What’s Next for Russian Stocks?
Tue Mar 24 2015
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What’s Next for Russian Stocks?


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You have to hand it to Russian President Vladimir Putin. He had us all guessing. The usually highly visible Russian leader disappeared from public view for a week and half, leading to speculation that he was dead or secretly deposed in a coup.

Russia being Russia, it wouldn’t be too shocking if Putin actually had been deposed and replaced with a sinister vodka-swilling robotic decoy. But I digress…

When asked where he had been, his only response was “It’s boring without rumors.”

Well, it’s never boring with Russian stocks. The Market Vectors Russia ETF (RSX) is up 11% year to date, making it one of the best-performing non-levered country funds in 2015. Meanwhile the S&P 500 is barely positive. But before you run out and buy RSX, remember that it has already given up more than half its gains for the year and that it is down more than 60% over the past four years. The Market Vectors Russia Small Cap ETF (RSXJ) has fared even worse, down over 70% since its launch in 2011.

Russian stocks—like homemade Russian vodka—require a strong stomach.

But to a contrarian value investor, Russian stocks are also hard to ignore. With the single exception of Greece—which may still get booted out of the Eurozone before the end of the year—Russia is the cheapest market in the world.

Now, to be fair, Russian stocks are always cheap owing to Russia’s geopolitical risk, its disregard for the rule of law and for the fact that…well…this is the country that was the fountainhead of global communism for over 70 years. Russia’s median cyclically-adjusted price/earnings ratio (“CAPE” or “Shiller P/E”) is 7.4, or less than half that of the United States.

Today, Russian stocks are cheap even by Russian standards, trading at a CAPE of just 4.6. That’s actually the lowest they’ve been priced in the history of post-communist Russia.

Source: Research Affiliates

But cheap stocks can stay cheap…and get even cheaper…if the conditions that made them cheap to begin with stay in place.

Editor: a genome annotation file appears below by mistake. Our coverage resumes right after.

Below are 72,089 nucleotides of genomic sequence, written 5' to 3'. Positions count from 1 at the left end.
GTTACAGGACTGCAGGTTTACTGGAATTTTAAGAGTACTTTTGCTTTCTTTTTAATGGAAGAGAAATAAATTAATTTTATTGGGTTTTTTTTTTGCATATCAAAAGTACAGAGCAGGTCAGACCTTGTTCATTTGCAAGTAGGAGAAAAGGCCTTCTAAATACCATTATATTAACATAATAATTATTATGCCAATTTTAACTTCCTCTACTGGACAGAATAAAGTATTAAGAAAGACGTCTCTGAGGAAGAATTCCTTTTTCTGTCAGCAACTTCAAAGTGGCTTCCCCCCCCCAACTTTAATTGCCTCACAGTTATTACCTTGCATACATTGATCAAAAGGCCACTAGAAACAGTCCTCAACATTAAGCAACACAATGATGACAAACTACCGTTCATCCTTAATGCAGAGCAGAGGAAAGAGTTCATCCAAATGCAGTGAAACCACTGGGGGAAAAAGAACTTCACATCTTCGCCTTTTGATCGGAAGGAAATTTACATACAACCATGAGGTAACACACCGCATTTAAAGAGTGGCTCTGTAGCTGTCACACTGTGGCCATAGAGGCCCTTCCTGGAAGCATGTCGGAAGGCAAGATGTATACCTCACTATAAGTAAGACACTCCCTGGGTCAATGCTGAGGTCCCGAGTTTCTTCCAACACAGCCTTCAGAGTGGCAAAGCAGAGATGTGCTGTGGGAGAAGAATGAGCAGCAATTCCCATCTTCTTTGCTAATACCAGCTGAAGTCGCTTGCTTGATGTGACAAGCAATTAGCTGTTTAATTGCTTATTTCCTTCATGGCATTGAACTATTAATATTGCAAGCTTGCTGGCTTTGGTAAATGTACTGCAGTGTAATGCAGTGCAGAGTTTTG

Investor sentiment towards Russian stocks shifts with three overlapping geopolitical forces. The first—and definitely most important—is the collapsing price of crude oil. For all of Russia’s achievements as a country, it is still essentially a petrostate. Its economy depends disproportionately on energy, with oil and natural gas sales accounting for nearly 70% of export revenue. About 45% of the Russian government’s tax revenues come from energy-related taxes, and more than 40% of the portfolio of RSX is in energy stocks.

The second factor is the collapse of Russia’s currency, the ruble, which has lost half its value relative to the dollar over the past year. The fate of the ruble is tied closely to the price of oil, but it is a risk factor in its own right. Even if Russian stocks rally in local-currency terms, a foreign investor can still get wiped out due to further ruble declines. But a stable crude oil price should mean a stable ruble, all else equal.

And finally, we get to Ukraine standoff. This is the factor that tends to get the most media attention, but I consider it the least important. Yes, the Western sanctions sting, and the U.S. State Department has said that the sanctions regime will remain in place indefinitely. But Ukraine isn’t important enough to the U.S. or Europe to risk an escalation with Russia, and given enough time, Russia will probably convince some of the less committed European countries to quietly water the sanctions down.

So it essentially comes back to oil. If the price of crude oil stabilizes, then so does the ruble, and the Ukraine sideshow remains a distraction and not much else. So, if you’re looking to speculate in Russian stocks, then you had better feel warm and fuzzy about the prospects for crude oil.

My recommendation? Don’t risk your mortgage payment on it, but with the speculative part of your portfolio Russian stocks might be worth a stab at these prices. I’d recommend starting with a small position and averaging in. But I’d also recommend setting a strict stop loss going into the trade. This is a time when a small loss can become a large one very quickly without proper risk management in place.

About the author:

Charles Lewis Sizemore, CFA is the Chief Investment Officer of Sizemore Capital Management. Please contact our offices today for a portfolio consultation.

Mr. Sizemore has been a repeat guest on Fox Business News, has been quoted in Barron’s Magazine and the Wall Street Journal, and has been published in many respected financial websites, including MarketWatch, TheStreet.com, InvestorPlace, MSN Money, Seeking Alpha, Stocks, Futures, and Options Magazine and The Daily Reckoning.


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